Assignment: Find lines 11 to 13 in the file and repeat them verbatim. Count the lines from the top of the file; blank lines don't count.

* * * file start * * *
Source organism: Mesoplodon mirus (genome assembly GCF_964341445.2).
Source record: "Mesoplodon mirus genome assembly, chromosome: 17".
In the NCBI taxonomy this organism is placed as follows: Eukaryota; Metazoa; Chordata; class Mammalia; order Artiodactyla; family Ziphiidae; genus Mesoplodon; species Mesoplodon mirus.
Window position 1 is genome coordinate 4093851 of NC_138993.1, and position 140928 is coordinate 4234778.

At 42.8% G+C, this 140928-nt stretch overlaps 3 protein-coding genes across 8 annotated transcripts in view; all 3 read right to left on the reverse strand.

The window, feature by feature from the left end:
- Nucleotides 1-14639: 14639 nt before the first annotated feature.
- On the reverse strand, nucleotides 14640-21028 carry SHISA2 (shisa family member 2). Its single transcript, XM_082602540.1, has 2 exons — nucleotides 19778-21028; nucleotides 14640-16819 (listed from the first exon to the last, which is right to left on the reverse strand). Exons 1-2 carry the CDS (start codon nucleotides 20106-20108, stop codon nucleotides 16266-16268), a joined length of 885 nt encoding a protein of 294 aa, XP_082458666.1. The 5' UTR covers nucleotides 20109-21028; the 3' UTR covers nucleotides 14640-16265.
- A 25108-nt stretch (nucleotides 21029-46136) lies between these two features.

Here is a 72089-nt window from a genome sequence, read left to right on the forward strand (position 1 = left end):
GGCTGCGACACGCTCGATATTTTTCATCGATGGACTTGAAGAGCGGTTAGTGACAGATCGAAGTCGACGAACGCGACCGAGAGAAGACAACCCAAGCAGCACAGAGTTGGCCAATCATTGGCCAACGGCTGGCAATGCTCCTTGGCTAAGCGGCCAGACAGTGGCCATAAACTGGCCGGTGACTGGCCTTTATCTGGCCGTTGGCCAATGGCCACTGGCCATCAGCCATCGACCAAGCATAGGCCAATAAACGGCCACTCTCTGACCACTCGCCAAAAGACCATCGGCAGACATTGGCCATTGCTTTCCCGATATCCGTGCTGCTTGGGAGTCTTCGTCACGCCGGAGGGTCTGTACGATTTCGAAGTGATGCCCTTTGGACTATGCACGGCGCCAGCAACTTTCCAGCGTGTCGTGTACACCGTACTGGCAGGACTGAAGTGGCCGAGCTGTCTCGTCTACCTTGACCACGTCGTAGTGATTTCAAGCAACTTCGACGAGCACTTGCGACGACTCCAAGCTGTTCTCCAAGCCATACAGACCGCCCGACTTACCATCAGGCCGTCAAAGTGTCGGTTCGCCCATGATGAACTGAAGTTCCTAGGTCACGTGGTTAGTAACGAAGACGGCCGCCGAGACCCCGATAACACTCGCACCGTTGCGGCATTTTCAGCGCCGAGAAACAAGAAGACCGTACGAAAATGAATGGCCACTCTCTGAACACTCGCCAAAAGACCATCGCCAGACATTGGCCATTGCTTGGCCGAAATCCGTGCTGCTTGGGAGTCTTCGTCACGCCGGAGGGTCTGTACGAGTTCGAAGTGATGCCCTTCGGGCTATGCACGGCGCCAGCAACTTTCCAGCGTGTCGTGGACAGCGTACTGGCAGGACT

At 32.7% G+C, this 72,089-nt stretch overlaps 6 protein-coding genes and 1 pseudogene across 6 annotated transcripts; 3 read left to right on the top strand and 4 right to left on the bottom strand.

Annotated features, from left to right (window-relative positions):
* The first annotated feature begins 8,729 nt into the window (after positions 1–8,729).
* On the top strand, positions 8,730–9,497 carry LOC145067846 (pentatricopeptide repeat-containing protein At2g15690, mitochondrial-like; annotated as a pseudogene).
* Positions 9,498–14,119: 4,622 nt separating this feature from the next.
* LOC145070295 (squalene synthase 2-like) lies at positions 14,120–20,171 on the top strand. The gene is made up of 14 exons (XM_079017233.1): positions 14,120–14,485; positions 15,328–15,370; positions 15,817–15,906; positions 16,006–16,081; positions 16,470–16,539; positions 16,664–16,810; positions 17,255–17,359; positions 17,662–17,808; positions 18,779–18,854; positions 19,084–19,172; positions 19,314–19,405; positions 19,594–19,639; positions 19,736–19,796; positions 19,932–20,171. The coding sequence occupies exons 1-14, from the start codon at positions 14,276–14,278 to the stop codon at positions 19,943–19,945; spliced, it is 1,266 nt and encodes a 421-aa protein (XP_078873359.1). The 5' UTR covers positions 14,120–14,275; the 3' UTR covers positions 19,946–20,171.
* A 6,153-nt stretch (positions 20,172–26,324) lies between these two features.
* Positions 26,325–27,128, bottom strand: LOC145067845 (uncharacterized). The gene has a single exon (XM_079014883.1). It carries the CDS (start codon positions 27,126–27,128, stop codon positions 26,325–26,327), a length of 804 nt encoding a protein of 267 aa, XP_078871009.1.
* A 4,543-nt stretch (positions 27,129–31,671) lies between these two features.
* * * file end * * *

GGCTGCGACACGCTCGATATTTTTCATCGATGGACTTGAAGAGCGGTTAGTGACAGATCGAAGTCGACGAACGCGACCGAGAGAAGACAACCCAAGCAGCACAGAGTTGGCCAATCATTGGCCAACGGCTGGCAATGCTCCTTGGCTAAGCGGCCAGACAGTGGCCATAAACTGGCCGGTGACTGGCCTTTATCTGGCCGTTGGCCAATGGCCACTGGCCATCAGCCATCGACCAAGCATAGGCCAATAAACGGCCACTCTCTGACCACTCGCCAAAAGACCATCGGCAGACATTGGCCATTGCTTTCCCGATATCCGTGCTGCTTGGGAGTCTTCGTCACGCCGGAGGGTCTGTACGATTTCGAAGTGATGCCCTTTGGACTATGCACGGCGCCAGCAACTTTCCAGCGTGTCGTGTACACCGTACTGGCAGGACTGAAGTGGCCGAGCTGTCTCGTCTACCTTGACCACGTCGTAGTGATTTCAAGCAACTTCGACGAGCACTTGCGACGACTCCAAGCTGTTCTCCAAGCCATACAGACCGCCCGACTTACCATCAGGCCGTCAAAGTGTCGGTTCGCCCATGATGAACTGAAGTTCCTAGGTCACGTGGTTAGTAACGAAGACGGCCGCCGAGACCCCGATAACACTCGCACCGTTGCGGCATTTTCAGCGCCGAGAAACAAGAAGACCGTACGAAAATGAATGGCCACTCTCTGAACACTCGCCAAAAGACCATCGCCAGACATTGGCCATTGCTTGGCCGAAATCCGTGCTGCTTGGGAGTCTTCGTCACGCCGGAGGGTCTGTACGAGTTCGAAGTGATGCCCTTCGGGCTATGCACGGCGCCAGCAACTTTCCAGCGTGTCGTGGACAGCGTACTGGCAGGACT

At 32.7% G+C, this 72,089-nt stretch overlaps 6 protein-coding genes and 1 pseudogene across 6 annotated transcripts; 3 read left to right on the top strand and 4 right to left on the bottom strand.

Annotated features, from left to right (window-relative positions):